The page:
Paicopolos's research resonated with the BCA: Families were good; families weren't two-bit hustlers; families bought pool tables. The ball was kicked over to Dave Anglum, a Minneapolis-based specialist in creative strategy and taglines. "The BCA was very adamant about coming up with a tagline," Anglum says.
He recognized the problem right away. "To say that this was a unique and challenging program to work on is an understatement," Anglum says. "Obviously, the BCA is trying to change mind-sets -- to upgrade the image of pool. You've got to change perceptions."
Keyes (Edward G. Robinson) tries to explain why he isn't married.
Keyes: Almost did once. A long time ago.... Even had a church picked out, the dame and I. She had a white satin dress with flounces on it. I was on my way to the jewelry store to buy the ring. And then suddenly the little man in here started working on me.
Neff (Fred MacMurray): So you went back and had her investigated.
Keyes: Yeah, and the stuff that came out. She'd been dyeing her hair since she was sixteen. There was a manic-depressive in her family, on her mother's side. She already had one husband. He was a professional pool player in Baltimore. And as for her brother...
Neff: I get the general idea. She was a tramp from a long line of tramps.
-- Double Indemnity (1944)
Using Paicopolos's numbers, Anglum came up with a handful of strategies and potential directions for the new family-friendly campaign to take. But the general idea was the same: Keep it clean; billiards is wholesome.
Anglum wrote: "Pool is a sport that doesn't leave anyone out." "Pool helps families pulled in different directions stay together." "Pool has a calming effect on people who feel their days are rushed and too pressure-filled."
A gangster discovers the machine gun: Get outta my way, Johnny, I'm gonna spit!
He begins spraying bullets into a rack of pool balls, powder and cues. They dance and splinter and explode into hundreds of pieces.
-- Scarface: The Shame of the Nation (1932)
Anglum next crafted taglines that he thought might sum up the kinder, gentler game of pool. Despite the BCA's preference to keep it mild, with some earlier efforts he couldn't help himself: "Meet bowling's cooler cousin," one read. "For a totally nonviolent evening, come in for some cutthroat," said another. A third promised, "Hip, trendy and swanky since 1400 AD."
"A perfect excuse to stare at your date's rear end," and "Romantic tables for two, three if you're kinky, four if you're really twisted," were other early rejects.
Even tamer fare was rejected by the BCA for various reasons. "Pool: Your table is ready" ("Using a common phrase you hear a lot, but too much on the manufacturing side," Anglum explains); "The pocket's call" ("A cerebral, lofty tone, poetic, call-of-the-wild feel"); "Bring it to the table" ("More edgy, attitudinal, kind of a 'bring-it-on' style"); and "It's break time" ("Evokes a sense of urgency") all were considered and discarded. Finally, the BCA agreed on the wordplay of "Pool: Everybody's game."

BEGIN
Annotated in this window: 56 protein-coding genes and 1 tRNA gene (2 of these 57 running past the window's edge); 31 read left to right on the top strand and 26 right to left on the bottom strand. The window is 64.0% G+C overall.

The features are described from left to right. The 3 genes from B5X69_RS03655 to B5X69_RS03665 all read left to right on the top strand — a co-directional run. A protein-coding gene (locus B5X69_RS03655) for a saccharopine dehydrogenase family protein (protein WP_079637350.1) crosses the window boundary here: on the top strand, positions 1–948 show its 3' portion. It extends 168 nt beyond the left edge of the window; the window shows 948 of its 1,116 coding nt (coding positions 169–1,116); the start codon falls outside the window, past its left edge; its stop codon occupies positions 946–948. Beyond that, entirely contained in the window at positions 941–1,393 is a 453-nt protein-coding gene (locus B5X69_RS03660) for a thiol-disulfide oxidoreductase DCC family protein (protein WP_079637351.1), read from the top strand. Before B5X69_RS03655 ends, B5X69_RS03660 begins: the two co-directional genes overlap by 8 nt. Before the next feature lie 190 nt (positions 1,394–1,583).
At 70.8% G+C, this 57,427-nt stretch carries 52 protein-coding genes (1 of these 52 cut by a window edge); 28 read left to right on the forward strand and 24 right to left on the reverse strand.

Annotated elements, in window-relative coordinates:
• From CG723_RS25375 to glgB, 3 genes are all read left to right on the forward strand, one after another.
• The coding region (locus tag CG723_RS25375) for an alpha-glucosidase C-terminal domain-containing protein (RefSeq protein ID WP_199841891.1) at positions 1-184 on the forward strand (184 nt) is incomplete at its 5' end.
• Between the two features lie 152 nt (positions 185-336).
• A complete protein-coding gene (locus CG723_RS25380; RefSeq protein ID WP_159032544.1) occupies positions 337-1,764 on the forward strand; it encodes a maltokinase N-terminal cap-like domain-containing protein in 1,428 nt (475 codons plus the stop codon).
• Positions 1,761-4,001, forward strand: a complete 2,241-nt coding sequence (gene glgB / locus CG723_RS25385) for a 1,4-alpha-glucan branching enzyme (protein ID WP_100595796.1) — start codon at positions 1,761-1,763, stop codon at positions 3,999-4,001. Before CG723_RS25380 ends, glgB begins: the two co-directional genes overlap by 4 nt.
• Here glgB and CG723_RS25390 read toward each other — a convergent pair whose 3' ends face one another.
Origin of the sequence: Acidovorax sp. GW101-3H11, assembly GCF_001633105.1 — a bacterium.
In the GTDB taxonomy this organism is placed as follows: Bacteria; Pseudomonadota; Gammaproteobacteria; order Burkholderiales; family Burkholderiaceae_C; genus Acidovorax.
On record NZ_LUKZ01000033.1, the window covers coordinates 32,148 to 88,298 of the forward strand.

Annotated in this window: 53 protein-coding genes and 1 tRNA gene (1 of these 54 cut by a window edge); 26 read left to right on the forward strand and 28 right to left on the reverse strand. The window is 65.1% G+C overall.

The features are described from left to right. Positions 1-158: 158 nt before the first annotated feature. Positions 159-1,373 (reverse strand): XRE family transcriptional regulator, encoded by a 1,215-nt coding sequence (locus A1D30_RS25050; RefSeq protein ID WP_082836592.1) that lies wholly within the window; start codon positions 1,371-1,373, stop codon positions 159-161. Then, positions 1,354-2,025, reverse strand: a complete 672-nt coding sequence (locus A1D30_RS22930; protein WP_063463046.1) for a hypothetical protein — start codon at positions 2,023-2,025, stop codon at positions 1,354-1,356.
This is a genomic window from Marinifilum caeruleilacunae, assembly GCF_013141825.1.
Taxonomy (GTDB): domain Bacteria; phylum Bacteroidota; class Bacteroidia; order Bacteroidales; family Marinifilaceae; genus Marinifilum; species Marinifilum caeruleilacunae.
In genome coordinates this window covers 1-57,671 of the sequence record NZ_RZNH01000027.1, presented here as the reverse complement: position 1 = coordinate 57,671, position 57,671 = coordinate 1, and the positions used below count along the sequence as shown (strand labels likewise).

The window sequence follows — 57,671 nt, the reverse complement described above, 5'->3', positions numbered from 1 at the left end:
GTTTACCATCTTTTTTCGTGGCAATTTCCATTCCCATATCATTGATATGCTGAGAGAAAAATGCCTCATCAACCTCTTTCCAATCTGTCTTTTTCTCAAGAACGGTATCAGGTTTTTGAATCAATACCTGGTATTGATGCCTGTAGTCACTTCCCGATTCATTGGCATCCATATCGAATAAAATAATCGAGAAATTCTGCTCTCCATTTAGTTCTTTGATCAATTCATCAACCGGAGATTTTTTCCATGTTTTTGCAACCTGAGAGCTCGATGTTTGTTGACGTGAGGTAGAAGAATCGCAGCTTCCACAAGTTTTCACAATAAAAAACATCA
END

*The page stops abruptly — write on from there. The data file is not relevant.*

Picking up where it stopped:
Next up was the filming of the commercial. Working off Paicopolos and Anglum's earlier work, Arch and Dawson wrote the script of the grudge match between the girl and her grandmother. Neither actress was capable of the shots needed for the filming, so a ringer had to be brought in to demonstrate the game for the new audience of moms, dads and kids.
Marlowe (Humphrey Bogart): How'd you get in here?
Vivian (Lauren Bacall): Bet you can't guess.
Marlowe: Oh, but I can. You came in through the keyhole like Peter Pan.
Marlowe: A guy I used to know around a pool hall.
-- The Big Sleep (1946)
"I started playing pool about 45 years ago," says Charlie Shootman (his real name). "In a pool hall, of course. The Hideout, west of Colorado Springs. It had two snooker tables and one pool table.
"Back then," he adds, eyeing Lauren and her grandma, "there wasn't no women in the pool hall. That was taboo."
Gray-haired with a slight pot belly rounding out his white T-shirt, aviator spectacles and a neatly trimmed white mustache, Charlie tries hard to follow directions. "Ah, Charlie, you gotta wait till I say 'Action!'," Arch says after the rack breaks before the cameras roll. Later Arch complains, "Your cue keeps getting in my camera shot."
"Sorry," says Charlie. "I'm not used to being a movie star. Besides, forty years of habit is hard to break."
So are his smoky, hustling, distinctly non-family-oriented memories of pool. "I played pretty good before I went into the service," he says. "Then, after I went into the service, I started playing really good. I was stationed in North Carolina -- nothing else to do but shoot pool.
"I got out of the service at 21, and I didn't have a job for the next twenty years. I earned my living playing pool. I went from bar to bar; I was the top-rated bar player in the country. I've played for a dollar; I've played for a beer; I've played for $2,000. Some of it's not so fun -- if you're a thousand miles from home and nothin' in your pockets.... But then I'd always go up to the bartender and say, 'I'm broke, but I play a pretty good game of pool.' And he'd set up some games."
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Charlie pauses and remembers. "It was quite a life," he says.
"Charlie," Arch's assistant yells. "You're on!"
"I gotta get a cigarette," says Charlie.